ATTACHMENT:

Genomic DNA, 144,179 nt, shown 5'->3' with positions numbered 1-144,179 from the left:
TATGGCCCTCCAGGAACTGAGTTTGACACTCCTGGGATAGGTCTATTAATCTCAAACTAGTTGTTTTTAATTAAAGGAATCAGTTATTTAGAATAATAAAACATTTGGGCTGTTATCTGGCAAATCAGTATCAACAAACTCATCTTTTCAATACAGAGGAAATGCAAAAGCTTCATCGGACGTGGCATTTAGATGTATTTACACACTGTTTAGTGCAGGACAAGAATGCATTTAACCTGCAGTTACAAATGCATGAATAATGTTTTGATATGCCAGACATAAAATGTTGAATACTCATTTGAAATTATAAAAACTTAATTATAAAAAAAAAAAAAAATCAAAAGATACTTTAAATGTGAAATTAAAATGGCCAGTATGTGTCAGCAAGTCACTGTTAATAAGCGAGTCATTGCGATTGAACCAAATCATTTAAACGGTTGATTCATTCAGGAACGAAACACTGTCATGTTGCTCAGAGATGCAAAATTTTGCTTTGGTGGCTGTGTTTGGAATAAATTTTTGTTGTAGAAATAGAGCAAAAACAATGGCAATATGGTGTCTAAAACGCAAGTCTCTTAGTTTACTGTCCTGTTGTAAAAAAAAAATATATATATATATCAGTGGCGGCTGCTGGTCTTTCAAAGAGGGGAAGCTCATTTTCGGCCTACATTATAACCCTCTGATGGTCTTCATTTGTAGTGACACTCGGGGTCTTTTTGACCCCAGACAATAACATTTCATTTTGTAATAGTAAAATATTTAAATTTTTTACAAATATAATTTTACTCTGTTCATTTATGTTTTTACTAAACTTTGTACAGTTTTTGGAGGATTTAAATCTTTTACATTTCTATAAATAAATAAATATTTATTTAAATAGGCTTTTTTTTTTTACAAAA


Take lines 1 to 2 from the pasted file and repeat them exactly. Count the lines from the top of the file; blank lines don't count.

Genomic DNA, 144,179 nt, shown 5'->3' with positions numbered 1-144,179 from the left:
TATGGCCCTCCAGGAACTGAGTTTGACACTCCTGGGATAGGTCTATTAATCTCAAACTAGTTGTTTTTAATTAAAGGAATCAGTTATTTAGAATAATAAAACATTTGGGCTGTTATCTGGCAAATCAGTATCAACAAACTCATCTTTTCAATACAGAGGAAATGCAAAAGCTTCATCGGACGTGGCATTTAGATGTATTTACACACTGTTTAGTGCAGGACAAGAATGCATTTAACCTGCAGTTACAAATGCATGAATAATGTTTTGATATGCCAGACATAAAATGTTGAATACTCATTTGAAATTATAAAAACTTAATTATAAAAAAAAAAAAAAATCAAAAGATACTTTAAATGTGAAATTAAAATGGCCAGTATGTGTCAGCAAGTCACTGTTAATAAGCGAGTCATTGCGATTGAACCAAATCATTTAAACGGTTGATTCATTCAGGAACGAAACACTGTCATGTTGCTCAGAGATGCAAAATTTTGCTTTGGTGGCTGTGTTTGGAATAAATTTTTGTTGTAGAAATAGAGCAAAAACAATGGCAATATGGTGTCTAAAACGCAAGTCTCTTAGTTTACTGTCCTGTTGTAAAAAAAAAATATATATATATATCAGTGGCGGCTGCTGGTCTTTCAAAGAGGGGAAGCTCATTTTCGGCCTACATTATAACCCTCTGATGGTCTTCATTTGTAGTGACACTCGGGGTCTTTTTGACCCCAGACAATAACATTTCATTTTGTAATAGTAAAATATTTAAATTTTTTACAAATATAATTTTACTCTGTTCATTTATGTTTTTACTAAACTTTGTACAGTTTTTGGAGGATTTAAATCTTTTACATTTCTATAAATAAATAAATATTTATTTAAATAGGCTTTTTTTTTTTACAAAA